Of course, there’s a reason those considered by UNRWA to be refugees need aid–and it’s not the behavior of Israel or the U.S. Leila Hilal of the New America Foundation told Rogin that (emphasis mine) “to honestly determine which Palestinians remain refugees, one would have to wade into a long, complicated legal and factual analysis about which Palestinians in the region have adequate national protection that would end their refugee status.” And a State Department official told Rogin that Palestinian refugees remain under refugee status “until they return home or are resettled in a third country.”

That is, as long as the Arab states in the region mistreat them, the Palestinians will remain eligible for American “refugee” cash, which will be distributed by agencies who work with the regimes responsible for this racket. As you can see, it isn’t easy to justify making exceptions to American budget cuts to preserve cash that incentivizes and rewards Arab states’ abuse of Palestinian migrants and is distributed to and by Hamas and its allies. But I suppose you can’t blame UNRWA for trying.

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UN: Return Golan Residents to Syrian Slaughterhouse “Forthwith”

The UN General Assembly, as Elliott Abrams noted yesterday, just passed nine resolutions in a single day condemning Israel, mainly for its treatment of the Palestinians, while completely ignoring the real disaster that befell the Palestinians this week: the Assad regime’s bombing of the Yarmouk refugee camp near Damascus, which reportedly killed dozens of Palestinians and caused about 100,000 to flee. But the situation becomes even more surreal when one examines the actual content of the resolutions–because it turns out that while the UN is voting to condemn Israel, its alleged victims are voting the opposite with their feet.

One resolution, for instance, slams Israel’s 1981 annexation of the “occupied Syrian Golan” and demands that Israel “rescind forthwith its decision.” Given what’s happening across the border in Syria, where the ongoing civil war has killed over 44,000 people and created over 500,000 refugees, I suspect most of the 20,000 Syrian Druze on the Golan are thanking their lucky stars to be living safely under Israel’s “occupation.” But you needn’t take my word for it: According to the Hebrew daily Maariv, whose report was subsequently picked up the Winnipeg Jewish Review, Israeli government statistics show that the number of Golan Druze applying for Israeli citizenship (for which the annexation made them eligible) has risen by hundreds of percent since the Syrian civil war erupted, after 30 years in which very few did so.

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The UN General Assembly, as Elliott Abrams noted yesterday, just passed nine resolutions in a single day condemning Israel, mainly for its treatment of the Palestinians, while completely ignoring the real disaster that befell the Palestinians this week: the Assad regime’s bombing of the Yarmouk refugee camp near Damascus, which reportedly killed dozens of Palestinians and caused about 100,000 to flee. But the situation becomes even more surreal when one examines the actual content of the resolutions–because it turns out that while the UN is voting to condemn Israel, its alleged victims are voting the opposite with their feet.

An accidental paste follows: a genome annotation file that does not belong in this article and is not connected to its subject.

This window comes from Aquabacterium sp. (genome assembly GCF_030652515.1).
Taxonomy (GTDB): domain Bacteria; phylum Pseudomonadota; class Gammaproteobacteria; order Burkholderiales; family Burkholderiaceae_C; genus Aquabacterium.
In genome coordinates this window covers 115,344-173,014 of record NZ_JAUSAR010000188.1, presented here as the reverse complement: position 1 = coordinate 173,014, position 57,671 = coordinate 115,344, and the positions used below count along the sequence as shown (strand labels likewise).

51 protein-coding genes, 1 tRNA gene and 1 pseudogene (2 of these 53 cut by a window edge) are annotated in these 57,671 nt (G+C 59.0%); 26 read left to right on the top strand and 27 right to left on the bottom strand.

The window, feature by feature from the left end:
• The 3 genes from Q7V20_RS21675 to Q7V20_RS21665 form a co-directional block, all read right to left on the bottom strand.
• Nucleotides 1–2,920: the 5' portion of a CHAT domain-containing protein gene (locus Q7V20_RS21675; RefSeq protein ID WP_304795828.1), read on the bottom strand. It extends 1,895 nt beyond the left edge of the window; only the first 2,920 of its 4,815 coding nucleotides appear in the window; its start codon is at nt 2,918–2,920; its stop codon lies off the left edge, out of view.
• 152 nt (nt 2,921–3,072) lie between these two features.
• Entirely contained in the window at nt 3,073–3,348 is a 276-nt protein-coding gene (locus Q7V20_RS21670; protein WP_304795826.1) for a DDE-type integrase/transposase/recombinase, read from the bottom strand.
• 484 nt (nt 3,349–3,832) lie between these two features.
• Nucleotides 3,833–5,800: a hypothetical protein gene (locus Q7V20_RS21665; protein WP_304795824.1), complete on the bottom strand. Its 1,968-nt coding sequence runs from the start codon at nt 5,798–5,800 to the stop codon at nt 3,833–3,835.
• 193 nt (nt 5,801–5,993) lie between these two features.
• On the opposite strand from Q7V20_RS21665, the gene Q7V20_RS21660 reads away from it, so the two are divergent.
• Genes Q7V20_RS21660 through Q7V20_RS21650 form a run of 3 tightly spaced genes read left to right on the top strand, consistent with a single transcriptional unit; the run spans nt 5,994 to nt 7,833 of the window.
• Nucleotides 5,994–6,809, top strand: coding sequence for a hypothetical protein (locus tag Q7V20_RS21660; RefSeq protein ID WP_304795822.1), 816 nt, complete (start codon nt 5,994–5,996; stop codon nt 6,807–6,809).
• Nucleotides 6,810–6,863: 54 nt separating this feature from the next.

One resolution, for instance, slams Israel’s 1981 annexation of the “occupied Syrian Golan” and demands that Israel “rescind forthwith its decision.” Given what’s happening across the border in Syria, where the ongoing civil war has killed over 44,000 people and created over 500,000 refugees, I suspect most of the 20,000 Syrian Druze on the Golan are thanking their lucky stars to be living safely under Israel’s “occupation.” But you needn’t take my word for it: According to the Hebrew daily Maariv, whose report was subsequently picked up the Winnipeg Jewish Review, Israeli government statistics show that the number of Golan Druze applying for Israeli citizenship (for which the annexation made them eligible) has risen by hundreds of percent since the Syrian civil war erupted, after 30 years in which very few did so.

“More and more people comprehend that this [Israel] is a well-managed country and it’s possible to live and raise children here,” one Druze who acquired Israeli citizenship explained. “In Syria there is mass murder, and if [the Druze are] under Syrian control they would likely be turned into the victims of these atrocities. People see murdered children and refugees fleeing to Jordan and Turkey, lacking everything, and ask themselves: Where do I want to raise my children. The answer is clear–in Israel and not Syria.”

But what the Golan’s own residents want, of course, is of no interest to the UN: It would rather Israel return the area, and its Druze, to the Syrian hellhole “forthwith.”

Then there was the resolution condemning Israel for violating “the human rights of the Palestinian people in the Occupied Palestinian Territory, including East Jerusalem.” But in East Jerusalem, too, the number of Palestinians requesting Israeli citizenship has risen sharply in recent years (West Bank and Gazan Palestinians aren’t eligible for citizenship, since Israel hasn’t annexed those areas). And while the number of Palestinians actually receiving citizenship remains small, Haaretz reports, “everyone involved agrees” it would be higher if Israel’s notoriously slow Interior Ministry would just process the applications faster.